The internet is full of opinions. If you’re like me you can’t help but wade into the comments thread on a controversial blog post. It’s a guilty pleasure. Wouldn’t it be nice if a computer could detect the most inane opinions and protect you from seeing them at all?
I developed a simple heuristic to determine if something is inane. If a block of text contains ‘I’, ‘me’, or ‘my’ we can say with acceptable confidence that that block of text is an opinion. This completely purges the internet of anecdotes and therefore anecdotal evidence — one of the most inane and useless arguments someone can make.
And if you’re wondering what excellent conversation Mr. Gunneh and EdgeX are having you can hover over the redacted bars to see through them:
Mission friggin’ accomplished.
The heuristic is a little overzealous. For example this entire blog post, written as a first person story, gets decimated. That’s why the extension comes with a button in the address bar that you can click to toggle it on and off. It’s also disabled by default on Facebook, where the whole point is to share I/me/my stories.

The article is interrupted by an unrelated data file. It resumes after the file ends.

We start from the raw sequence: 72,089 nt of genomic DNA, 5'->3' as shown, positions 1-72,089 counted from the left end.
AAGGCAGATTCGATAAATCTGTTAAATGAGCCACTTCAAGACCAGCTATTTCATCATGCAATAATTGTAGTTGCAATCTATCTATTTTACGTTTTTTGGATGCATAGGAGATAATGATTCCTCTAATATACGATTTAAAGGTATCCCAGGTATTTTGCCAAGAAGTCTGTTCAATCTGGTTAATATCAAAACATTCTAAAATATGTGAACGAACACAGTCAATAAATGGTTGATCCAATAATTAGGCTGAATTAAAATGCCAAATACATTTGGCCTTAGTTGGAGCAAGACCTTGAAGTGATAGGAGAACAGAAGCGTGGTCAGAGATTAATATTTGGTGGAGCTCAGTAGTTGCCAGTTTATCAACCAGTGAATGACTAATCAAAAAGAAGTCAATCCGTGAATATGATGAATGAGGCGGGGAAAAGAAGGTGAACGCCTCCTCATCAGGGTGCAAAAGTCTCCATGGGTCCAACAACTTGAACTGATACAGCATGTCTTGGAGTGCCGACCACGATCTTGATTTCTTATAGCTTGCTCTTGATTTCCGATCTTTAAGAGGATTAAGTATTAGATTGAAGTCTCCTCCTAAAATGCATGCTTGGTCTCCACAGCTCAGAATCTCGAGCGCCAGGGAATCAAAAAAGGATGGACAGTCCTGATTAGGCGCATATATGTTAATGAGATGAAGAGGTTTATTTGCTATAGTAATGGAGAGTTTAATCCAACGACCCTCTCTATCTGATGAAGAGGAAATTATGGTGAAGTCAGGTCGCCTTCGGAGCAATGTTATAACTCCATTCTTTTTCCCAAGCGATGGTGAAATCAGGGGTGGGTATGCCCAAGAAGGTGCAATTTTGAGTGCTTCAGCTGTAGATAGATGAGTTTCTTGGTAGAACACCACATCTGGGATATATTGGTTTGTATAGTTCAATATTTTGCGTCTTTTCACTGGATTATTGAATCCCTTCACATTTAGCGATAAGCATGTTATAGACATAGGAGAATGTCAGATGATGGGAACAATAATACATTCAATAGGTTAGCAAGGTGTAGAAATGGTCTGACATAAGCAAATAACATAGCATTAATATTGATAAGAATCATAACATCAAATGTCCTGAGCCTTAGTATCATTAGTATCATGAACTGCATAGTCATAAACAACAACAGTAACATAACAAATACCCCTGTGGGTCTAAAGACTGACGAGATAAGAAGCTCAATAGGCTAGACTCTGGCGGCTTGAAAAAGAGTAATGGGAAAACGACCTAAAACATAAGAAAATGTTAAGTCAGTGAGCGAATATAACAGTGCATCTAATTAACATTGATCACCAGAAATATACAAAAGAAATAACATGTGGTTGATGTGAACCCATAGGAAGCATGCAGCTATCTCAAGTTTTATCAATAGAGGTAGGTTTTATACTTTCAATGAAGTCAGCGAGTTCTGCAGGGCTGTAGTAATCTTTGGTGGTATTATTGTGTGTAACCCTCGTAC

I’m always on the lookout for ways to improve the heuristic. I’ve made it a lot better recently by ignoring certain DOM elements that are unlikely to contain user generated content; elements like forms, scripts, and links are now ignored.
There’s going to be an upper limit to what I can do with DOM parsing, however. There’s no generic way to tell the difference between an informational statement like “My house is three blocks from the liquor store” and an inane opinion like “I can prove that Obama isn’t an American.” To fix that I’d have to enter the infinitely deep rabbit hole of grammatical analysis and set up a backend for the machine learning.
The overzealous nature of the heuristic hasn’t been without benefit. A few of the blog sites I frequent ended up getting large parts of their article content redacted. I wasn’t expecting that! The implications are profound. It turns out I’m reading lots of sites that I consider news sites, but are really opinion rags. What’s worse is the articles that get their content redacted are the same ones that have the most pageviews and most comments.
I’ve stumbled onto a seedy motivator in the world of online journalism. I have a solution to that too, which you can read in my blog post about creating accountability for opinions on the internet.